I was going to do this anyway.
Last week, I had just barely heard about the death of Brad Delp, lead singer of Boston, before finishing and posting my column. I wrote a perfunctory farewell nestled at the end of last week’s missive, but it felt rushed, and I knew I wanted to do more.
Like I said, I was going to do this anyway, but then the news broke that Delp’s death had been a suicide. Apparently, the man had set up a pair of charcoal grills in his house, and killed himself with their fumes. He left a series of notes, calling himself a “lonely soul” and saying he had “lost his desire to live.” And the same conflicted mess of feelings I get whenever someone commits suicide washed over me, mostly anger and sadness in equal measure.
So now it’s become even more important to me to do this, to celebrate Delp’s work and its impact on me as a young man. Longtime readers will know that I was a teenage metalhead, with long-ish hair and a deep respect for the ouvre of Megadeth. But what you may not know is that one of the first real pop albums I heard and fell in love with was Boston’s 1986 opus, Third Stage.
Boston gets a lot of shit. They’re slammed routinely as a corporate rock band, purveyors of a certain slick sound that infected AOR radio in the wake of their hit songs. I said this last week, but seriously – there never was a less corporate rock band than Boston, and the stack of lawsuits filed by pissed-off record company execs should prove it. In their heyday, they wrote glossy rock songs and ballads with soaring choruses, but they didn’t do it in that Night Ranger way. Tom Scholz and Brad Delp were artists, crafting a signature sound, and it’s not their fault that a hundred godawful bands copied that sound.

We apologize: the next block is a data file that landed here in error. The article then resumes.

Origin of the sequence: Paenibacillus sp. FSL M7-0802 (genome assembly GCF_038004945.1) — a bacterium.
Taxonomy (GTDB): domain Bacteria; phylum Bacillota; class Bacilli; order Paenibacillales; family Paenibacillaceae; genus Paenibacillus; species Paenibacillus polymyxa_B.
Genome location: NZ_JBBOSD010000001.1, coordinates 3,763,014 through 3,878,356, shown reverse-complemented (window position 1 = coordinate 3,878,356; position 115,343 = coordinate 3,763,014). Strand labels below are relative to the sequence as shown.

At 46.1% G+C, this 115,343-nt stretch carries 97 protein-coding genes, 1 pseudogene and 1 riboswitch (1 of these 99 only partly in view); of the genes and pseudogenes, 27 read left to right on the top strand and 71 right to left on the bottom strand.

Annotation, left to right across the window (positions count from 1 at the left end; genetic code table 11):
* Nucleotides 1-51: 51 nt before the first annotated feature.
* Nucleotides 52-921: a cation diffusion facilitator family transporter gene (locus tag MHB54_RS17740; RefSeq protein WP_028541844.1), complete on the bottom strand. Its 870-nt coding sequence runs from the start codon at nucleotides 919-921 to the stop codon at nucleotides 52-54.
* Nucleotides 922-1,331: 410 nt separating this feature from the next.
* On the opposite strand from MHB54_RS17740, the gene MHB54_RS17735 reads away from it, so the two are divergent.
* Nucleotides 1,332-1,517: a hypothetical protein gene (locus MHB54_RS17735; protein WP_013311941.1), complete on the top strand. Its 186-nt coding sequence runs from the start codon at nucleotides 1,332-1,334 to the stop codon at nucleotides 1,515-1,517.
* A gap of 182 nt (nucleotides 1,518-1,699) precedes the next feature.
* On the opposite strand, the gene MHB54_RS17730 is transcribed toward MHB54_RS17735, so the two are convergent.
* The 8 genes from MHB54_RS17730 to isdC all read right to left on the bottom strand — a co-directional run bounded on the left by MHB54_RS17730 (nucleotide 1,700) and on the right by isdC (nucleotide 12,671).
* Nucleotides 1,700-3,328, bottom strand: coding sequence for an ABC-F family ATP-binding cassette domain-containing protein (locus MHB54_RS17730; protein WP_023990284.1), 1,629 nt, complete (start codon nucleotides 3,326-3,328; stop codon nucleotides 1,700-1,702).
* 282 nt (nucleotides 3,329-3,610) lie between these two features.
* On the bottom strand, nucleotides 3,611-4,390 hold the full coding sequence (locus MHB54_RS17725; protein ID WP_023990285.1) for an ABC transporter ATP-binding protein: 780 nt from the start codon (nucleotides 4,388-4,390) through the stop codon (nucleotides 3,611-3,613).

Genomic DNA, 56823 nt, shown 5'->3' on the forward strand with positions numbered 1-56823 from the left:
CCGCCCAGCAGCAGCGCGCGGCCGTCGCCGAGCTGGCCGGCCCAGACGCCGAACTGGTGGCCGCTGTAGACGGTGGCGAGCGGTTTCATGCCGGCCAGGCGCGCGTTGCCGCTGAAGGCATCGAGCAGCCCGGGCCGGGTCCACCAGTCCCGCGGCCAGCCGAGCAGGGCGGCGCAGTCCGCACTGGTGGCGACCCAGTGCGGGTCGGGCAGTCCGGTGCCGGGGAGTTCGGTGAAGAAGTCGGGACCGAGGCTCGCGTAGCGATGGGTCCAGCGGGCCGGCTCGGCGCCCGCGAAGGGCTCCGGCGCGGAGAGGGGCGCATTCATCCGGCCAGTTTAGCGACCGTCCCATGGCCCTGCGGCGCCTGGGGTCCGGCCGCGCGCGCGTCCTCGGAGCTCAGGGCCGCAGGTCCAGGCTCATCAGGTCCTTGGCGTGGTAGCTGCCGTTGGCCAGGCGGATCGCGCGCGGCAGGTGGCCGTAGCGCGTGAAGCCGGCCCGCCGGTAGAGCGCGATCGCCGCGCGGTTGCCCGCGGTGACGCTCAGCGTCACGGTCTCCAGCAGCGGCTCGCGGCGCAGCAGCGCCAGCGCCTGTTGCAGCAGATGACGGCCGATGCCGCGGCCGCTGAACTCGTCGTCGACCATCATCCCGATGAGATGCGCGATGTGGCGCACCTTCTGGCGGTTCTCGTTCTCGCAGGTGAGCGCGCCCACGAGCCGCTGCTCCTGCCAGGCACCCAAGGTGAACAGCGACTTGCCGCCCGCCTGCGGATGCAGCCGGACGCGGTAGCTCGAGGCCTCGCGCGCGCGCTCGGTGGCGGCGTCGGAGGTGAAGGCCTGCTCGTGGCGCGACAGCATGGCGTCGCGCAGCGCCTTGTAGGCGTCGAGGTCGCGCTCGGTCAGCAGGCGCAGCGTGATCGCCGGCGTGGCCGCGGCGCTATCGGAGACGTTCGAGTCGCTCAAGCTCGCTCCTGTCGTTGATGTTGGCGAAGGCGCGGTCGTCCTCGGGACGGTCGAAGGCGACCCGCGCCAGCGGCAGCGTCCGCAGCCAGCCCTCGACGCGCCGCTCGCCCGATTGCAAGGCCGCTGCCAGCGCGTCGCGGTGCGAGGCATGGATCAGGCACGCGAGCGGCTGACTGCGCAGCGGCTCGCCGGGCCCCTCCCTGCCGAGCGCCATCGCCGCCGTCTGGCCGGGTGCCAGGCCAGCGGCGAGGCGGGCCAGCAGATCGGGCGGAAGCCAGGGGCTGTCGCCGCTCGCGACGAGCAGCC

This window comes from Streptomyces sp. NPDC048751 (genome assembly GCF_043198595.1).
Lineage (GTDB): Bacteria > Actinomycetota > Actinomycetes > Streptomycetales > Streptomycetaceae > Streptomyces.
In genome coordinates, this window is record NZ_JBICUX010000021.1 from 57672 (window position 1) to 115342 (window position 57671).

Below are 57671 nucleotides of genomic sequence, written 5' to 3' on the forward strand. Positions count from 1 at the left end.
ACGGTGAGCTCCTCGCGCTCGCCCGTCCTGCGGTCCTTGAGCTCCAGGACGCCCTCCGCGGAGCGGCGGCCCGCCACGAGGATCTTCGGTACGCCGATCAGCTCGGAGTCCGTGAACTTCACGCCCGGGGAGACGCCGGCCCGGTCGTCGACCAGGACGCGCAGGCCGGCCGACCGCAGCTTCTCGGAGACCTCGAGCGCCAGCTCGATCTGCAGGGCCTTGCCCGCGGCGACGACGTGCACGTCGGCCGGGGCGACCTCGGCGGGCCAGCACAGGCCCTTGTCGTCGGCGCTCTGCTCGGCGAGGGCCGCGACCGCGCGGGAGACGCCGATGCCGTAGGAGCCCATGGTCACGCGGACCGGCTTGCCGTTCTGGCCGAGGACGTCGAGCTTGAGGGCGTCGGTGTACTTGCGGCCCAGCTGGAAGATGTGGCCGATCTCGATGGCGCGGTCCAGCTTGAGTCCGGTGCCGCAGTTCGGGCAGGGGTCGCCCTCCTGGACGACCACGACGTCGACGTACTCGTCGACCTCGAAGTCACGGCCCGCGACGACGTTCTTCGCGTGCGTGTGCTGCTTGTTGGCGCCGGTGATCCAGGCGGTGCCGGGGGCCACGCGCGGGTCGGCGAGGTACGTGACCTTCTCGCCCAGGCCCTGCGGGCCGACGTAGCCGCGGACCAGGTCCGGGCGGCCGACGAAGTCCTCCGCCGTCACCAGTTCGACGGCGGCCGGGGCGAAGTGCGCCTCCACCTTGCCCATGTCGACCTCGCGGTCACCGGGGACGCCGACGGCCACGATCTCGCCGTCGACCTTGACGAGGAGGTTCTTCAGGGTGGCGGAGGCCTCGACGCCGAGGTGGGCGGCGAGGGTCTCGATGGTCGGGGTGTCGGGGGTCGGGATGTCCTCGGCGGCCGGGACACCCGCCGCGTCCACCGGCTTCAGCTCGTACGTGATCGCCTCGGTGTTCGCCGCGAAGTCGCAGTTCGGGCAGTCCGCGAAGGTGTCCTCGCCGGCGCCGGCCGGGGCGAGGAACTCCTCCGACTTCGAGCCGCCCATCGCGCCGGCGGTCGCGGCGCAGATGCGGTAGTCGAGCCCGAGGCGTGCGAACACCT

Boston seemed to be well on their way to a successful mainstream rock career in 1978. Their second album, Don’t Look Back, was another smash, including such soon-to-be radio staples as “Feelin’ Satisfied” and “It’s Easy.” These joined the mega-hits from their self-titled 1976 debut, including the great “Long Time” (preceded, always, by the dazzling organ instrumental “Foreplay”), “Peace of Mind” and the seemingly ubiquitous “More Than a Feeling.” These are songs that end up on every one of those Sounds of the ‘70s collections, and it’s easy to forget that the first two Boston discs are really great little records.
Naturally, the record company (Epic) was hoping that Boston would follow the same formula of success that most of their artists had – make a new record every two years, one that sounds just like the first two, and tour the hell out of them, raking in the cash. Instead, Tom Scholz and Brad Delp locked themselves in their home studio for six years, crafting Third Stage.
Six years. Seriously. And they worked on it the whole time, and you can tell.
I was 12 in 1986, although I didn’t hear Third Stage until a couple of years later. But when I did, it struck me as heartfelt and beautiful – I didn’t know a rock ‘n’ roll cliché back then even when it was staring me in the face, and Third Stage is full of them, but the music and Brad Delp’s vocal delivery are all feeling. Some accuse Boston of over-cooking their music, processing out all the emotion, but those people obviously have never heard Third Stage as a wide-eyed 14-year-old.
The story behind the album certainly appealed to my nerdy nature. Third Stage was recorded between 1980 and 1985, but the band used vintage equipment – 1970s guitars, amplifiers and microphones, and no synthesizers. To get the sound he wanted, Scholz invented a device called a Rockman, a precursor to the more modern effects pedals, which could make his guitar sound like ringing chimes, violins and thunderstorms.
The fact that Third Stage is a concept album also appealed to teenage me. Granted, it’s not a complex novel of staggering proportions, but it does have a narrative thread. It uses space travel as a metaphor for the beginnings and endings of relationships (the “third stage” of those old Apollo flights was “separation”), and strings together a suite of songs on the second side about learning to take responsibility for yourself before you can love someone else. Sure, it’s not The Wall or anything, but it is unquestionably a cohesive, story-driven album, meant to be heard start to finish.